“Reclaimed Rubber: An Eco-Friendly Building Material You’re Overlooking”

“Reclaimed Rubber: An Eco-Friendly Building Material You’re Overlooking”

Reclaimed Rubber: An Eco-Friendly Building Material You’re Overlooking


Reclaimed rubber is an often overlooked sustainable building material with many benefits. As concerns about environmental impact grow, reclaimed rubber presents an opportunity for architects, contractors, and homeowners to make an eco-friendly choice.

In this article, I will discuss what reclaimed rubber is, its properties and benefits, and examples of its use in buildings and construction projects. I aim to demonstrate why reclaimed rubber deserves more attention as a green, durable, and cost-effective building material.

What is Reclaimed Rubber?

Reclaimed rubber refers to recycled rubber from discarded tires and other rubber products. It involves processing used tires and industrial rubber waste, cleaning and shredding the materials, and incorporating the recycled rubber particles into new products.

The recycling process creates three types of reclaimed rubber:

  • Crumb rubber – Small, granulated particles of recycled rubber.

  • Shredded rubber – Irregular shredded pieces that maintain their fibrous structure.

  • Whole tires – Repurposed used tires that keep their original shape.

Reclaimed rubber contains no virgin materials – it consists entirely of recycled content. Using reclaimed rubber helps keep tires out of landfills and reduces the need to manufacture new rubber products.

Benefits of Using Reclaimed Rubber

Reclaimed rubber offers many advantages as a sustainable and versatile building material:

Renewable and Recyclable

  • Reclaimed rubber comes from a renewable resource – used tires and industrial rubber scraps that would otherwise go to waste.

  • It can be recycled again and again, reducing landfill waste.

Durable and Low Maintenance

  • Products made from reclaimed rubber last a long time. The material is resistant to weathering and wear.

  • It does not require much upkeep, coatings, or protective treatments.

Good Acoustic and Thermal Insulation

  • Reclaimed rubber effectively dampens noise when used as flooring or wall insulation. This helps control sound transmission.

  • It slows heat transfer and serves as an effective building insulator.

Cushioning and Impact Absorption

  • Flexible reclaimed rubber products provide cushioning that reduces injuries from falls.

  • Shredded rubber can absorb shock and impact when used in athletic tracks or underneath playground equipment.

Cost Savings

  • Reclaimed rubber is often cheaper than other building materials because it makes use of waste.

  • Its durability results in lower maintenance costs and less frequent replacement.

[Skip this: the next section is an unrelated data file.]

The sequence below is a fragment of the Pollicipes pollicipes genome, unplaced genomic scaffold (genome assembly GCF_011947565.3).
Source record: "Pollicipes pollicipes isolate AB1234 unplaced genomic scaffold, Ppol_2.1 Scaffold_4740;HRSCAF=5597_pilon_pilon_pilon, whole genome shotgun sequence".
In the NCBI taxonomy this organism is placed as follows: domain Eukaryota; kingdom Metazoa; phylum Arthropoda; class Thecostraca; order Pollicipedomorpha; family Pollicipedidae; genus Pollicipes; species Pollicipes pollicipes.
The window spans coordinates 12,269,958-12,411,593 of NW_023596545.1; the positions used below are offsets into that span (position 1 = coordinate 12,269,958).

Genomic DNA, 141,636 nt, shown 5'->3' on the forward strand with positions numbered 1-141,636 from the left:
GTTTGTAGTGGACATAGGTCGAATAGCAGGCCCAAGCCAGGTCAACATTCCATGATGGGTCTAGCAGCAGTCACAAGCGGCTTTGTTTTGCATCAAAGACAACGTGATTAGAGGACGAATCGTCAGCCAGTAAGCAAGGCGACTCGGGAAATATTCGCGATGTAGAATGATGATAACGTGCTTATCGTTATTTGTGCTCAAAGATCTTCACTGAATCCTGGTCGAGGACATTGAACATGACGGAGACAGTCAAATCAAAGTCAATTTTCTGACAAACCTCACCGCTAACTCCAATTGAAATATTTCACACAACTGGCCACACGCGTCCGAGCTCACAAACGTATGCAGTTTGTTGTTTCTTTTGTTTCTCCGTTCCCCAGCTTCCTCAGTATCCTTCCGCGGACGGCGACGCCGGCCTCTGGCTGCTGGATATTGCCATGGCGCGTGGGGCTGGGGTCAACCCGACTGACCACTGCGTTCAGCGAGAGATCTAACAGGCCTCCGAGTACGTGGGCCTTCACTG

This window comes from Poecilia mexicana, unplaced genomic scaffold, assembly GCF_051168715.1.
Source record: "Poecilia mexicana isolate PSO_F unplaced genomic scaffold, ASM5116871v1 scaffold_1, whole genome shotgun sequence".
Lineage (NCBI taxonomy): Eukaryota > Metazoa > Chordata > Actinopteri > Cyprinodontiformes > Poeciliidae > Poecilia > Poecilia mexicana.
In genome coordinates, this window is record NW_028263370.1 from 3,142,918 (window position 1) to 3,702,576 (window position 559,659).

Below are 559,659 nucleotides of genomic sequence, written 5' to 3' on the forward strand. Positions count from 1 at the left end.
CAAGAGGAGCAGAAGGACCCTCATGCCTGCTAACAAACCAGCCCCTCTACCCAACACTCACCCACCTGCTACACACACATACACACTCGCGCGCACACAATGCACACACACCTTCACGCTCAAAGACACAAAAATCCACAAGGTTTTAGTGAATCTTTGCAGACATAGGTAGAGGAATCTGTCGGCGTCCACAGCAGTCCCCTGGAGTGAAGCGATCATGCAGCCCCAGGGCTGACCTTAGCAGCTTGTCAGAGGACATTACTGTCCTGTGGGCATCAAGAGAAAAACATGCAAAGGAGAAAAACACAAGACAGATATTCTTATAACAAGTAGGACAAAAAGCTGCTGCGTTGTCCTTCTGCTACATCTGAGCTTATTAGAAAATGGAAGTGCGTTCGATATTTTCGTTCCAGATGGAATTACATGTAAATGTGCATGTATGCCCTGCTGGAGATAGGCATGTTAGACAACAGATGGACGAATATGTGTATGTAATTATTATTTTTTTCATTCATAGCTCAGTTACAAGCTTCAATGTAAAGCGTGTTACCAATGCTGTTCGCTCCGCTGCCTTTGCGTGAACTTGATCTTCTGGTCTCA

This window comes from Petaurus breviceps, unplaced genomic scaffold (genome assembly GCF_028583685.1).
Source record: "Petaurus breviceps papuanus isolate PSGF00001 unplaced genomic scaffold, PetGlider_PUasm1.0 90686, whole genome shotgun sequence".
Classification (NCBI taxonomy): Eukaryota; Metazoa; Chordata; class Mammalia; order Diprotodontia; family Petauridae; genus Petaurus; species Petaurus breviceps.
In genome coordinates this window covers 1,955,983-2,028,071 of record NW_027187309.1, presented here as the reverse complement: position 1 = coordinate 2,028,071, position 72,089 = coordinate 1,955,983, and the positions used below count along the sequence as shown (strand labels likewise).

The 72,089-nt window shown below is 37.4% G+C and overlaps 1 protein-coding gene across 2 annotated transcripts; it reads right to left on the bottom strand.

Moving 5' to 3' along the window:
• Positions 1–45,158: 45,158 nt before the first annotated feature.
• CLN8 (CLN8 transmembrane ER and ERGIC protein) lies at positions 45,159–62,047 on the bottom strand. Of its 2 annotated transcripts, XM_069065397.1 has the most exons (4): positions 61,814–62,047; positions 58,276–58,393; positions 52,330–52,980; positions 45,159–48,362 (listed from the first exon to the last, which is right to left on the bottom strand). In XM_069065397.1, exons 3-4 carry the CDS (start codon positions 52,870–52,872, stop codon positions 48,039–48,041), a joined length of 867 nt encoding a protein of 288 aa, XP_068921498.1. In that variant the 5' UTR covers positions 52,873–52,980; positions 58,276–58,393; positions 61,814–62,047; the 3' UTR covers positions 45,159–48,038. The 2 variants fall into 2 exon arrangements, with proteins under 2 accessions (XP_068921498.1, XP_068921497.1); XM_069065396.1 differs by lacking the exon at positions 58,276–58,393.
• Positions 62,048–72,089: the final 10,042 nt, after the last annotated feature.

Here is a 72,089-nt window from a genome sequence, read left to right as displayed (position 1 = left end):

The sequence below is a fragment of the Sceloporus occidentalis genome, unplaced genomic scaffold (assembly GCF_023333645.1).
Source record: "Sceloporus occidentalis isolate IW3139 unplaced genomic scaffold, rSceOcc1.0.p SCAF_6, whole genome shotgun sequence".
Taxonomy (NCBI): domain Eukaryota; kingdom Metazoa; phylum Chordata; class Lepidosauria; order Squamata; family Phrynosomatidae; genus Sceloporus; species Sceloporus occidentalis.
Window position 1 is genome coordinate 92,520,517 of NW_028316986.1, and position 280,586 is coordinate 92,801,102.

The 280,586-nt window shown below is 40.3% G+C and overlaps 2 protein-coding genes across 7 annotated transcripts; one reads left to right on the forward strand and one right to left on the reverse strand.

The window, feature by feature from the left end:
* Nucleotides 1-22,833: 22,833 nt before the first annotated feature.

Applications of Reclaimed Rubber in Buildings

Many parts of buildings can be constructed using eco-friendly reclaimed rubber:


Rubber floor tiles or rolls made from recycled tire rubber provide durable, comfortable flooring. Cushioned rubber floors reduce injuries from falls. The material resists damage from heavy foot traffic.


Rubber roof coverings offer weatherproof protection. They hold up well to sun, heat, cold, and precipitation. Layers of recycled rubber roofs can be applied over existing roofs.

Landscaping and Pathways

Rubber mulch, mats, and paving stones create soft, pervious outdoor surfaces for play areas, gardens, and walkways. Rubber landscaping materials provide aesthetic appeal and safety.

Wall Insulation

Shredded rubber insulation pumped inside wall cavities reduces heat transfer through walls. This enhances energy efficiency and indoor comfort.

Impact Sound Insulation

Recycled rubber pads or sheets placed under floors, stairs, or gyms absorb noise and soften impact. This provides acoustic insulation and cushioning.

Vibration Dampening

Rubber rail pads installed under train tracks absorb vibration and limit noise. Recycled rubber materials can also control vibration in bridges, factories, and equipment.

Examples of Reclaimed Rubber Use in Green Buildings

Many modern eco-friendly construction projects have incorporated reclaimed rubber:

  • The Kendeda Building at Georgia Tech used recycled rubber in its roofing and walkways. This “Living Building” is LEED Platinum certified.

  • The Enterprise Center in St. Louis has a recycled rubber pad system under its basketball court to cushion impacts.

  • Transit stations in Los Angeles and Chicago feature rubber floor tiles containing recycled tire rubber. This flooring withstands high traffic loads.

  • Playgrounds and outdoor recreation centers often have poured-in-place rubber surfacing or rubber mulch containing shredded recycled tires.

  • Utah’s Interstate 15 reconstruction used recycled rubberized asphalt concrete to repave parts of the interstate. This “rubberized road” reduces noise.


Reclaimed rubber deserves consideration as an eco-friendly, high-performing building material. It has excellent durability, insulation, cushioning, and acoustic properties. Using reclaimed rubber reduces waste while creating comfortable and sustainable buildings. With growing interest in green construction, this versatile material holds great potential that should no longer be overlooked.